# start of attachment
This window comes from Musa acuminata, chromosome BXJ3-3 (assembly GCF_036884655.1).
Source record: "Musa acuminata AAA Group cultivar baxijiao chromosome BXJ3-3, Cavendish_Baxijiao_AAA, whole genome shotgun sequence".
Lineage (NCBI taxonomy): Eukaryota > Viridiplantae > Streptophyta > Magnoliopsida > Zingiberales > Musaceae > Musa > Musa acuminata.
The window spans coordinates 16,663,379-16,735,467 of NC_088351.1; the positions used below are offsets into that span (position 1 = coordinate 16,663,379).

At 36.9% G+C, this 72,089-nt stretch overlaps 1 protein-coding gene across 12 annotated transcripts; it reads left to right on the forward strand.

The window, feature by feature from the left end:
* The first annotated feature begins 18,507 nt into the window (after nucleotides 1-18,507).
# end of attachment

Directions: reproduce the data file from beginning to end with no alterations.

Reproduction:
This window comes from Musa acuminata, chromosome BXJ3-3 (assembly GCF_036884655.1).
Source record: "Musa acuminata AAA Group cultivar baxijiao chromosome BXJ3-3, Cavendish_Baxijiao_AAA, whole genome shotgun sequence".
Lineage (NCBI taxonomy): Eukaryota > Viridiplantae > Streptophyta > Magnoliopsida > Zingiberales > Musaceae > Musa > Musa acuminata.
The window spans coordinates 16,663,379-16,735,467 of NC_088351.1; the positions used below are offsets into that span (position 1 = coordinate 16,663,379).

At 36.9% G+C, this 72,089-nt stretch overlaps 1 protein-coding gene across 12 annotated transcripts; it reads left to right on the forward strand.

The window, feature by feature from the left end:
* The first annotated feature begins 18,507 nt into the window (after nucleotides 1-18,507).